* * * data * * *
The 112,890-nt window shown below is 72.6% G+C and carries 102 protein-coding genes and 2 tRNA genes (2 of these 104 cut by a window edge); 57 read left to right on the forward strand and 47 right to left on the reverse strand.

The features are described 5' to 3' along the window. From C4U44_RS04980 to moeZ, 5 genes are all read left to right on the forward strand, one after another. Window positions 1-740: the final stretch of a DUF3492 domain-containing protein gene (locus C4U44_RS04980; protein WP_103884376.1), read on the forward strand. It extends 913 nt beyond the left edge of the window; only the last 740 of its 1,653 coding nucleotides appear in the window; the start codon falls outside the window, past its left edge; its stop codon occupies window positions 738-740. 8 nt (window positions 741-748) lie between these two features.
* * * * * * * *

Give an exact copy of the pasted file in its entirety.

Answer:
The 112,890-nt window shown below is 72.6% G+C and carries 102 protein-coding genes and 2 tRNA genes (2 of these 104 cut by a window edge); 57 read left to right on the forward strand and 47 right to left on the reverse strand.

The features are described 5' to 3' along the window. From C4U44_RS04980 to moeZ, 5 genes are all read left to right on the forward strand, one after another. Window positions 1-740: the final stretch of a DUF3492 domain-containing protein gene (locus C4U44_RS04980; protein WP_103884376.1), read on the forward strand. It extends 913 nt beyond the left edge of the window; only the last 740 of its 1,653 coding nucleotides appear in the window; the start codon falls outside the window, past its left edge; its stop codon occupies window positions 738-740. 8 nt (window positions 741-748) lie between these two features.